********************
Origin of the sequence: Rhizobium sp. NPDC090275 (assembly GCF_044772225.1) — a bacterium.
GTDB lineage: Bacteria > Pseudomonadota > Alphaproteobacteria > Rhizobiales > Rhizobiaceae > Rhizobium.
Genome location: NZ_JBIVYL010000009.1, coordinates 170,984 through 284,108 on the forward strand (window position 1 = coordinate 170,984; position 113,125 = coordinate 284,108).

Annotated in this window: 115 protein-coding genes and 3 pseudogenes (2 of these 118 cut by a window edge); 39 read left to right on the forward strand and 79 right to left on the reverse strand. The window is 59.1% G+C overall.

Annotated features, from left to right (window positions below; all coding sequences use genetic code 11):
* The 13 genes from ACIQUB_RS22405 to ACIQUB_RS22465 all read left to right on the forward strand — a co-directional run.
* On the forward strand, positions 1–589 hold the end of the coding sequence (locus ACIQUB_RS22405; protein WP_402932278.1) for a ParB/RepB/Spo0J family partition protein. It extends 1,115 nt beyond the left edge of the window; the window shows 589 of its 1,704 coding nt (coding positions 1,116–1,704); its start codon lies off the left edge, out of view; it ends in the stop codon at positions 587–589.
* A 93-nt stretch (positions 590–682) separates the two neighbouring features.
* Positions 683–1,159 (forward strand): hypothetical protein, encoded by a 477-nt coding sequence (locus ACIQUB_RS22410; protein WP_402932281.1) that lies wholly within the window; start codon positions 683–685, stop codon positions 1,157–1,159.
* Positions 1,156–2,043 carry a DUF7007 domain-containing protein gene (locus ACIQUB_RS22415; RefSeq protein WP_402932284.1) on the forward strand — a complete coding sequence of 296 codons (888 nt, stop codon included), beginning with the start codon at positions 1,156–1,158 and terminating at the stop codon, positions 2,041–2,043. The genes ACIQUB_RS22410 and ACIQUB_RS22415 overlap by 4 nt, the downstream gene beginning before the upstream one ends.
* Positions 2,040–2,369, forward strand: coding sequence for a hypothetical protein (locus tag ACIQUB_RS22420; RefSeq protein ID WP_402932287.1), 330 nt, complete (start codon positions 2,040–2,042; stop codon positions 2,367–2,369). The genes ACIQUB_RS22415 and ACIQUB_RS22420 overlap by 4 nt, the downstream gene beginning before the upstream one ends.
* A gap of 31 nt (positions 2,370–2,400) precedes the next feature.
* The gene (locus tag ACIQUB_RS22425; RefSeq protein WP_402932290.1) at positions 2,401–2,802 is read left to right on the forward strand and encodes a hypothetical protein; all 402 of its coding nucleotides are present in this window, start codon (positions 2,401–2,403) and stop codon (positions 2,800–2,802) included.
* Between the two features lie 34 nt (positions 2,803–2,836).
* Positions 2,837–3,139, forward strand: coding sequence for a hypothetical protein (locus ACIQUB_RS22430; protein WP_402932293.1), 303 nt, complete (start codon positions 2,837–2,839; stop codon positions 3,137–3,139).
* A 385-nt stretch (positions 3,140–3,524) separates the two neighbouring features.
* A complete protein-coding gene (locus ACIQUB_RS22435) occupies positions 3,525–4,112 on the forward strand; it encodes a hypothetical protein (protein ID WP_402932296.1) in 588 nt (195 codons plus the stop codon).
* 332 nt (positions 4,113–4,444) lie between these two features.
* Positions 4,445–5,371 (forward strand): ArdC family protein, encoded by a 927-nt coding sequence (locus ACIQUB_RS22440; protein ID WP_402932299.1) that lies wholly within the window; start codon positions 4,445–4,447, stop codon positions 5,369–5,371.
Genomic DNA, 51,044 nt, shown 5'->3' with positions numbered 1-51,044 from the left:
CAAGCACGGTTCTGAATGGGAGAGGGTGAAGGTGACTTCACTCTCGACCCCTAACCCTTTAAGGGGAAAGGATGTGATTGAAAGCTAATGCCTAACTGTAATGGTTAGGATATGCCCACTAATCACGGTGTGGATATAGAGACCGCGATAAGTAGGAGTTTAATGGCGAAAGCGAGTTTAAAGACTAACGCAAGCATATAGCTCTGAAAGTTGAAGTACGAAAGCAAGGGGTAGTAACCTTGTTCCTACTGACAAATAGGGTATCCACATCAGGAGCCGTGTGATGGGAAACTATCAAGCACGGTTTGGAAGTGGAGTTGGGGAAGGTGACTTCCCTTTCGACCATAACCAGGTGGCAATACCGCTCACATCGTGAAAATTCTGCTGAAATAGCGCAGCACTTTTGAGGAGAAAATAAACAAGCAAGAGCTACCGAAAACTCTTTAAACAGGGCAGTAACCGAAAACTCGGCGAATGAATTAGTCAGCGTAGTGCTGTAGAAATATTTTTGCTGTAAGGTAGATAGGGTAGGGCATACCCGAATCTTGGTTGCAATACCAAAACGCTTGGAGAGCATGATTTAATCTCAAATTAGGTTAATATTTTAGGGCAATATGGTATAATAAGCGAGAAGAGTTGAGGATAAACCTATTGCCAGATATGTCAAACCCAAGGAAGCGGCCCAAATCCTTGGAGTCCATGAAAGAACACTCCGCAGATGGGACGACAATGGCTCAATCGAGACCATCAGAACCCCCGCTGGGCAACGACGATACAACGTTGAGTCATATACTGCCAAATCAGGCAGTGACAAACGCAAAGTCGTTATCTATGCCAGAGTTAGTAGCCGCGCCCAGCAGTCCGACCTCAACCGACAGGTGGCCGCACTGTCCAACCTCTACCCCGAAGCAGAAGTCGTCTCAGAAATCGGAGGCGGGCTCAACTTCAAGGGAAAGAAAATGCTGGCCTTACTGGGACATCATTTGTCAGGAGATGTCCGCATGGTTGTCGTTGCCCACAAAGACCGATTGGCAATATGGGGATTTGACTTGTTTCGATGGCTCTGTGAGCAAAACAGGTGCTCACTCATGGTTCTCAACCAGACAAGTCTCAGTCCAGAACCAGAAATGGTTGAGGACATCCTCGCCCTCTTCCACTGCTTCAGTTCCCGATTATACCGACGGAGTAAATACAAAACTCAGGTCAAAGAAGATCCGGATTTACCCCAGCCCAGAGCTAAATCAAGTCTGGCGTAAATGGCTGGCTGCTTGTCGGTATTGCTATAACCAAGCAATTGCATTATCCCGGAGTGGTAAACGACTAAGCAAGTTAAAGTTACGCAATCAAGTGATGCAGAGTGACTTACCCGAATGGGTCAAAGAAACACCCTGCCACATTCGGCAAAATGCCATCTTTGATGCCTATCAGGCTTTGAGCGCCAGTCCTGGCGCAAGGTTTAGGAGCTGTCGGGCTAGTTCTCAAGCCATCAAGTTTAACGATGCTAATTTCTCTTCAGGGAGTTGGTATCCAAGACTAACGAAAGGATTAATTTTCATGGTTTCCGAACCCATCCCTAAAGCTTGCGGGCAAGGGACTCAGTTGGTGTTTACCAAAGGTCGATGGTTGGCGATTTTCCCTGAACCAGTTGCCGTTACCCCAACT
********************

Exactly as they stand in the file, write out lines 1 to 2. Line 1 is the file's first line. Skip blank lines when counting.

Origin of the sequence: Rhizobium sp. NPDC090275 (assembly GCF_044772225.1) — a bacterium.
GTDB lineage: Bacteria > Pseudomonadota > Alphaproteobacteria > Rhizobiales > Rhizobiaceae > Rhizobium.